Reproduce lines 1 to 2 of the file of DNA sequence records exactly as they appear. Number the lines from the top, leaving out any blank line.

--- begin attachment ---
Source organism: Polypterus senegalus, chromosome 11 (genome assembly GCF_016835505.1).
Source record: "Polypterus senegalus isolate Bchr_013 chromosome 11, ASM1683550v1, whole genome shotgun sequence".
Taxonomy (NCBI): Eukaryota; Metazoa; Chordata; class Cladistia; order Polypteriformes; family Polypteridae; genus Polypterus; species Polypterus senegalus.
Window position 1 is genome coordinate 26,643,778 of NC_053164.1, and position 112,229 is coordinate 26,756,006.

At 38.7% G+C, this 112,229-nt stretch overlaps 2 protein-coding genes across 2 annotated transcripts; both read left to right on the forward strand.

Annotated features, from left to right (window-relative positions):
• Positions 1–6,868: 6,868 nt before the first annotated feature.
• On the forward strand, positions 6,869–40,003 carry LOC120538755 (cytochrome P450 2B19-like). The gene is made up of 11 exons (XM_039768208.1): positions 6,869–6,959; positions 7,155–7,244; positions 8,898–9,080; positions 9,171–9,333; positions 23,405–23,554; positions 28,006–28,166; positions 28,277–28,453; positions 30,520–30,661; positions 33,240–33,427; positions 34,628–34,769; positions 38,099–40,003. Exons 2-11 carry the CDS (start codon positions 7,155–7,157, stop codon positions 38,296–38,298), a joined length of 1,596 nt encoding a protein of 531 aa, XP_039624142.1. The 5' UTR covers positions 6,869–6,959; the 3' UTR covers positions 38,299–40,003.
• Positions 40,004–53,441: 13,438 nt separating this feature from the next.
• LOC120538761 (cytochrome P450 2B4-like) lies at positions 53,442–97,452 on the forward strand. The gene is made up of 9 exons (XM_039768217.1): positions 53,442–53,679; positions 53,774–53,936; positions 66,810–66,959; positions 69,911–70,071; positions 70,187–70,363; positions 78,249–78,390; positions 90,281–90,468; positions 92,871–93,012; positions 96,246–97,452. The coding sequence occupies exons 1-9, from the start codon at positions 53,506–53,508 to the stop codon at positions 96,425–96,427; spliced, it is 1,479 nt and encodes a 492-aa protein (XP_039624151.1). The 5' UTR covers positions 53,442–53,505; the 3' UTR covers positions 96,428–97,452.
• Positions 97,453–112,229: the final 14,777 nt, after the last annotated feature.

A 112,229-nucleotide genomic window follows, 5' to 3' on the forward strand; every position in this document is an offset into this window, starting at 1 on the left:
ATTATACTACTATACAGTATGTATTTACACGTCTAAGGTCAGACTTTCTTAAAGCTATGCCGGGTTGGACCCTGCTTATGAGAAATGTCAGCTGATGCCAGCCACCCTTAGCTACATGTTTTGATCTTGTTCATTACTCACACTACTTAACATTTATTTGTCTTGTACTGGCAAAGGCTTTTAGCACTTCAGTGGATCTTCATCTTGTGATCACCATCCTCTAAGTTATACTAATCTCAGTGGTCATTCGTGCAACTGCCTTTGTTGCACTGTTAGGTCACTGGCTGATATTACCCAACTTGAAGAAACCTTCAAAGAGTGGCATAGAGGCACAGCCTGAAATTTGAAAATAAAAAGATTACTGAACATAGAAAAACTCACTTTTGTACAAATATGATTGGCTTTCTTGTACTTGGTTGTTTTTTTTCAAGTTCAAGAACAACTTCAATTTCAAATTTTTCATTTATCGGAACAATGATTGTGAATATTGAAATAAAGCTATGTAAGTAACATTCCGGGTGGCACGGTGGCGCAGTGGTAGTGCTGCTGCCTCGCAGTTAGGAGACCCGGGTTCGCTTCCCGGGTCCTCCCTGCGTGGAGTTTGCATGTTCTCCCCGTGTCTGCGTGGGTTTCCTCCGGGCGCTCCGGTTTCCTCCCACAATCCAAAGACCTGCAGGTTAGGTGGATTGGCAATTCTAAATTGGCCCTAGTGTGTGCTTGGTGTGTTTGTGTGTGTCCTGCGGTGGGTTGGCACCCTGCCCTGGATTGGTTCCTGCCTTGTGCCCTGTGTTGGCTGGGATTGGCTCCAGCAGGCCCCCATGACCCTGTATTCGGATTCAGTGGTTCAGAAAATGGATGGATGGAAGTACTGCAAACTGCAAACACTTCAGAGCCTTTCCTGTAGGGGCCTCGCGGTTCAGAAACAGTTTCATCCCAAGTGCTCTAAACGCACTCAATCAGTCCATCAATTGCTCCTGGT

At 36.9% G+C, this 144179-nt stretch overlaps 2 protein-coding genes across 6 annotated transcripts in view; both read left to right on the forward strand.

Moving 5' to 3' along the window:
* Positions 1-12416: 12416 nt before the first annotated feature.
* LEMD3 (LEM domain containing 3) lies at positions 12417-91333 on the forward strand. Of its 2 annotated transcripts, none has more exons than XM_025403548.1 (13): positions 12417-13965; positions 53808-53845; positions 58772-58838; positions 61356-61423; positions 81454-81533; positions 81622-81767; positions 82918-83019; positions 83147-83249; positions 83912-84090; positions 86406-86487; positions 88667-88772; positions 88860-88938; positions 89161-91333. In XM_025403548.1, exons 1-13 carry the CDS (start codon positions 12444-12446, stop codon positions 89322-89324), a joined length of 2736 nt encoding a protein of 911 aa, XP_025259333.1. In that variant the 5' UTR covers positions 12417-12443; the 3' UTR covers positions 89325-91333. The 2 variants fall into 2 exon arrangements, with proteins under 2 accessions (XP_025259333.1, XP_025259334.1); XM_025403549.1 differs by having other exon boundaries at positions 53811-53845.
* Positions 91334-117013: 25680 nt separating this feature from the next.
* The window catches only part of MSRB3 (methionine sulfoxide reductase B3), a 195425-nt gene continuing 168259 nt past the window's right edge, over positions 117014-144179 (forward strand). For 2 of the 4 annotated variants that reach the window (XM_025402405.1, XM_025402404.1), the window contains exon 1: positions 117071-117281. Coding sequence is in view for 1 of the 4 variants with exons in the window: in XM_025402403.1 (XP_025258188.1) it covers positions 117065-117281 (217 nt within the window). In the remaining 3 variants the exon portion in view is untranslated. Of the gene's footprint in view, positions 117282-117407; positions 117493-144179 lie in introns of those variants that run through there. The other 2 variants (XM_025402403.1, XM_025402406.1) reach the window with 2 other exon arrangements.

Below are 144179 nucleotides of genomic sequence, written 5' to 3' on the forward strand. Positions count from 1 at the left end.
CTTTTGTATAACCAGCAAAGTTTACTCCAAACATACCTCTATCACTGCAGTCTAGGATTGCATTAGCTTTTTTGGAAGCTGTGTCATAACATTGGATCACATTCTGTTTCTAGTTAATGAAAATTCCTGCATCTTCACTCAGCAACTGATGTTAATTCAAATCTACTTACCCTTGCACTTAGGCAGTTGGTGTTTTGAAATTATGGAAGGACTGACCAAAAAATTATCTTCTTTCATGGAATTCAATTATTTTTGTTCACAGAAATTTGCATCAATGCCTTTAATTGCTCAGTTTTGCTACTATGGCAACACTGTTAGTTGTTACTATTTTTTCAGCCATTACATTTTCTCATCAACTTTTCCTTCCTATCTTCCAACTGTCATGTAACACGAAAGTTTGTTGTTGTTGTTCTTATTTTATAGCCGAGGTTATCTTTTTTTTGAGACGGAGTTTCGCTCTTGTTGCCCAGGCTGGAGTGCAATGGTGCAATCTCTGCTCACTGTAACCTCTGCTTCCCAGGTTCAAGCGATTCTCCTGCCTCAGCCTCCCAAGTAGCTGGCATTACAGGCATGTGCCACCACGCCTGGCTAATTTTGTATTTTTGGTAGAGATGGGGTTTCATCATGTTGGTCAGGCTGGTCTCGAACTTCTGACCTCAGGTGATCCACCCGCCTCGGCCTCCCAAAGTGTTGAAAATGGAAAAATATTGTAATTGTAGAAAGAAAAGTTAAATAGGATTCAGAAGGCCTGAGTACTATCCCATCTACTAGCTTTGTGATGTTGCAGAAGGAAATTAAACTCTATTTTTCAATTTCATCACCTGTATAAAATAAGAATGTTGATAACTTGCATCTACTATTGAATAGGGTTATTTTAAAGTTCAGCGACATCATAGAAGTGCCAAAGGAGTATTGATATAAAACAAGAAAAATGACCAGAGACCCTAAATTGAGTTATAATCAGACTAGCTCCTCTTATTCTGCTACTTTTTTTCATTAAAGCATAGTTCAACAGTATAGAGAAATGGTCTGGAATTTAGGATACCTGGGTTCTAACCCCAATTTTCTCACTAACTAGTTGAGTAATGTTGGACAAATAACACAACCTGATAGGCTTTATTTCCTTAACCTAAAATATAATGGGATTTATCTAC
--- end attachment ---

Source organism: Polypterus senegalus, chromosome 11 (genome assembly GCF_016835505.1).
Source record: "Polypterus senegalus isolate Bchr_013 chromosome 11, ASM1683550v1, whole genome shotgun sequence".